When he competed in the 1972 Olympics, 800-meter runner Dave Wottle already shared the world record for that distance. But hobbled by injuries, he was unable to train in the weeks leading up to the Olympics.

So when Wottle, wearing his signature golf cap, badly trailed the field at the 500-meter mark of the finals, it seemed impossible he’d repeat his past success. He trailed by so much, in fact, that television announcers wondered if he was seriously injured and might drop out of the race.

But Wottle didn’t drop out. Seemingly from out of nowhere, he began to reel in the other runners, one by one, to win the gold medal.

Small cap value stocks may be today’s investing equivalent of Dave Wottle—proven in the past, but badly trailing the field.

Can they stage a comeback?

A Bleak Ten Years

Recent performance makes this hard to fathom.

Over the past ten years, small value stocks have underperformed large growth stocks by more than 5% per year. Much of that underperformance has occurred within the past 12 months, when small value has trailed large growth by more than 20%.

Performance relative to large growth stocks over the past decade has been so poor, in fact, that 96% of all historical 10-year periods have been better for small value than the most recent stretch.

Now, this underperformance may seem extreme to many of our clients, as small value is just one part of a well-diversified portfolio. In constructing portfolios, we’ve already considered the likelihood of periods similar to what we’re witnessing today.

That’s why small value stocks are an important, but far from dominant, part of our portfolios.

A Winning History

Recent stumbles may lead investors to forget they’ve historically been rewarded for favoring small value stocks.

Don’t confuse these stocks with today’s market leaders such as Amazon, Google, and Microsoft. No, these are often overlooked and unloved stocks like Spirit Airlines, Bed Bath & Beyond, and American Axle & Manufacturing.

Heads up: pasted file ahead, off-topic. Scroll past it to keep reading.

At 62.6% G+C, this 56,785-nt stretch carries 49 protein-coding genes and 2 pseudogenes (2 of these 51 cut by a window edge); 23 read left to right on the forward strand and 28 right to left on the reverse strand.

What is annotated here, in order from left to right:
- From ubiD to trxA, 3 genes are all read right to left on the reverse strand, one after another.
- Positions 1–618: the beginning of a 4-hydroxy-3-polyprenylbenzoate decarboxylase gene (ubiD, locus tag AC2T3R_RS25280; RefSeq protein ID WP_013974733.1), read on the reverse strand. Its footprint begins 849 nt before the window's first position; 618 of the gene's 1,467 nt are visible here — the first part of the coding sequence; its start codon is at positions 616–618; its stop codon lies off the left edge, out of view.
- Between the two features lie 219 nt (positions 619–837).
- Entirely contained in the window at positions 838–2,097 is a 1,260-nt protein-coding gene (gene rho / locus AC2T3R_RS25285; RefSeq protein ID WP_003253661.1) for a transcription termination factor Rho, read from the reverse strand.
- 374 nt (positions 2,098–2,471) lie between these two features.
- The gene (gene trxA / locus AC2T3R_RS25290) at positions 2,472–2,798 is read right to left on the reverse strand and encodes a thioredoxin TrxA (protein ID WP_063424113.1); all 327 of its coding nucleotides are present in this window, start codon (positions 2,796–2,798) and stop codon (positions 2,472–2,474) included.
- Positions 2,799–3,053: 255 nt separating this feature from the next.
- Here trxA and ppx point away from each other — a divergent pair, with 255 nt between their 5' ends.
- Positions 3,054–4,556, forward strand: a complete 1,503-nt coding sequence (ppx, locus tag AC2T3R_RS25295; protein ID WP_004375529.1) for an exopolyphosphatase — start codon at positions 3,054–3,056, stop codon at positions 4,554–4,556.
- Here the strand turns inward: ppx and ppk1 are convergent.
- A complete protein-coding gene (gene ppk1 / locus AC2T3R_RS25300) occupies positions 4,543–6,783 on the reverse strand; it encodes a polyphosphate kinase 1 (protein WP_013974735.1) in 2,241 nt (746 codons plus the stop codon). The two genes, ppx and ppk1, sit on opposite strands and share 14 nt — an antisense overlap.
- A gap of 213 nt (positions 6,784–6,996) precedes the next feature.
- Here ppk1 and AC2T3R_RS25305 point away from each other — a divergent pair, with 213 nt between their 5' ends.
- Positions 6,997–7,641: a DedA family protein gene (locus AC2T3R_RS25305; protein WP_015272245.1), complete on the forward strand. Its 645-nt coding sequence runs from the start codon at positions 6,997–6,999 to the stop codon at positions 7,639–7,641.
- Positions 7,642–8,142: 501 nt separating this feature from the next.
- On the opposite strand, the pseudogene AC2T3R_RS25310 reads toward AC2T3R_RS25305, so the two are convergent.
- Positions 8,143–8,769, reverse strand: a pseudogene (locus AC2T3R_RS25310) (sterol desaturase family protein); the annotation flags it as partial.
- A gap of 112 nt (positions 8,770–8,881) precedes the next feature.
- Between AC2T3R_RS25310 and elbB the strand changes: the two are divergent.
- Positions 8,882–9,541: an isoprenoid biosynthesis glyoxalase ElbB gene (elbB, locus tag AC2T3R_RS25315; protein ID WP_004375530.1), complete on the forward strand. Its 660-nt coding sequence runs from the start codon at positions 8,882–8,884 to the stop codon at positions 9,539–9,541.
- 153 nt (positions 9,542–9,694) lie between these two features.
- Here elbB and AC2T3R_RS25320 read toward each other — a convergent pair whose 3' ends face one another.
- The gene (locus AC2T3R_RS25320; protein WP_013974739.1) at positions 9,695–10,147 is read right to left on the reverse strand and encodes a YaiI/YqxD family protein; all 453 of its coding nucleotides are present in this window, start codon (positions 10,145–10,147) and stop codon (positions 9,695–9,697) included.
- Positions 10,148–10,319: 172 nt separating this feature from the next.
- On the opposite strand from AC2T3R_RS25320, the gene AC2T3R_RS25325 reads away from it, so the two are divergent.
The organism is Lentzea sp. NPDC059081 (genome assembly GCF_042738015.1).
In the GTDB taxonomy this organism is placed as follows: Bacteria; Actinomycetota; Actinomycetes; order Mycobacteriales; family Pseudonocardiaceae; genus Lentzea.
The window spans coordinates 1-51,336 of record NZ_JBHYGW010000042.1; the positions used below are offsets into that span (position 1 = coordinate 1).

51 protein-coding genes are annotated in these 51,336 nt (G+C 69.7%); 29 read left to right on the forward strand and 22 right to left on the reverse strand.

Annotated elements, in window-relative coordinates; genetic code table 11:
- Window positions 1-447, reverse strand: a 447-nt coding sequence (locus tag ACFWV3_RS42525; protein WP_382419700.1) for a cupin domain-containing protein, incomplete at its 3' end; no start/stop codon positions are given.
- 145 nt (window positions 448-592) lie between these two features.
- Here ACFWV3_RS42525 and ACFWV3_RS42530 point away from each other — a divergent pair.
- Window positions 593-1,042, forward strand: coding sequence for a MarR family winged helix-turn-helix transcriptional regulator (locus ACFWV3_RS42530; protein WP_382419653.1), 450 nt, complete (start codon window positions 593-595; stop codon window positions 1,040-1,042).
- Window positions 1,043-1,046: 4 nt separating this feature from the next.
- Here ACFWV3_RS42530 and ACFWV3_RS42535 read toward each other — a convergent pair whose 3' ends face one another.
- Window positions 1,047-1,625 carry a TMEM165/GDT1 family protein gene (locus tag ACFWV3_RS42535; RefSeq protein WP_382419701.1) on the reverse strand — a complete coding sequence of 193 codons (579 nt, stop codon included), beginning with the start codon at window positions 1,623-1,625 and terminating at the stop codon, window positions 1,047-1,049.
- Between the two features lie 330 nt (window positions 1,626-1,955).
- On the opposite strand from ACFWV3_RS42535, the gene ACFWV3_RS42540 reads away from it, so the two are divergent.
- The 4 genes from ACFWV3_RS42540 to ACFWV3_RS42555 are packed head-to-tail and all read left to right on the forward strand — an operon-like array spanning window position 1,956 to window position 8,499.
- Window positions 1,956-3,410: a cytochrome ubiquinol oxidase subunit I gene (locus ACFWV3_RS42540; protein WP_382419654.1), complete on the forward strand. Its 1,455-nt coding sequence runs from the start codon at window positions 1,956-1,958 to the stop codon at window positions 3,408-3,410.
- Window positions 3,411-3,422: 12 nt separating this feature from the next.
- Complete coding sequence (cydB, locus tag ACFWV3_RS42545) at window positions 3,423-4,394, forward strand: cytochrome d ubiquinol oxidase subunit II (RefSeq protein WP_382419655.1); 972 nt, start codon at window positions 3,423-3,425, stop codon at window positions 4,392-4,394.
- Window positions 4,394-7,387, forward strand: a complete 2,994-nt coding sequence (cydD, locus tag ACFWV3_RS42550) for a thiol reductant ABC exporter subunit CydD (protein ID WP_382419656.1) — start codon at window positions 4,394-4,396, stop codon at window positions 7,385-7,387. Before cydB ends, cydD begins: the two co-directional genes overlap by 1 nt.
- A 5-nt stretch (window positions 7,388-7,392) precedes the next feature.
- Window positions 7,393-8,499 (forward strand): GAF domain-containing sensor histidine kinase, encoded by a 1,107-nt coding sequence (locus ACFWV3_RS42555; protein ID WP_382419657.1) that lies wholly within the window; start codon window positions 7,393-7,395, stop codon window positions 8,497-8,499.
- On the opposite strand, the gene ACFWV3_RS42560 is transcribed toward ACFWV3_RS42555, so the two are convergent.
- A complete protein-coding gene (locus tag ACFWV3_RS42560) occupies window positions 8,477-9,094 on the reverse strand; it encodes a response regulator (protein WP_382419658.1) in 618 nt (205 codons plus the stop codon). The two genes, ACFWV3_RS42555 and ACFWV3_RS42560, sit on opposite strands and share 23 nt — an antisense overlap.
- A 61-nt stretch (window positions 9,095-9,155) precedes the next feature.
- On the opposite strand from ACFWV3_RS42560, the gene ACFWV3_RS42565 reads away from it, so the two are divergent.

While not popular, they are attractive from a valuation standpoint: Investors demand higher compensation for owning these slower-growing, financially distressed, or otherwise riskier companies—pushing prices to low levels where future return expectations are high.

And those expectations have historically been realized. Since 1926, these smaller and lower-priced stocks in the U.S. have beaten their larger, expensively priced peers by nearly 5% per year. The performance edge is similar in international and emerging markets.

This reward seems fair compensation for bearing the risk of owning companies that occasionally—and dramatically—trail the field.

Reasons for Optimism

Just like Dave Wottle, small value stocks have staged remarkable comebacks before.

Consider the decade ending April 1939, when large, high-priced stocks returned 2% more per year. The subsequent ten years saw small value outperform by nearly 16% per year.

Or the decade ending April 1999, when small value lagged by nearly 6% per year. In a dramatic comeback, small value outpaced large growth by 14% annually over the next decade.

These historical examples illustrate how investors occasionally become so enamored of the market’s most popular stocks, they forget a fundamental tenet of investing: price matters.

We will never know in advance when this race will turn, but we do know that low prices pave the way for high future returns, and high prices inevitably lead to disappointment.

And, if history is any guide, it will likely be seemingly from out of nowhere.

Just like Dave Wottle’s Olympic comeback.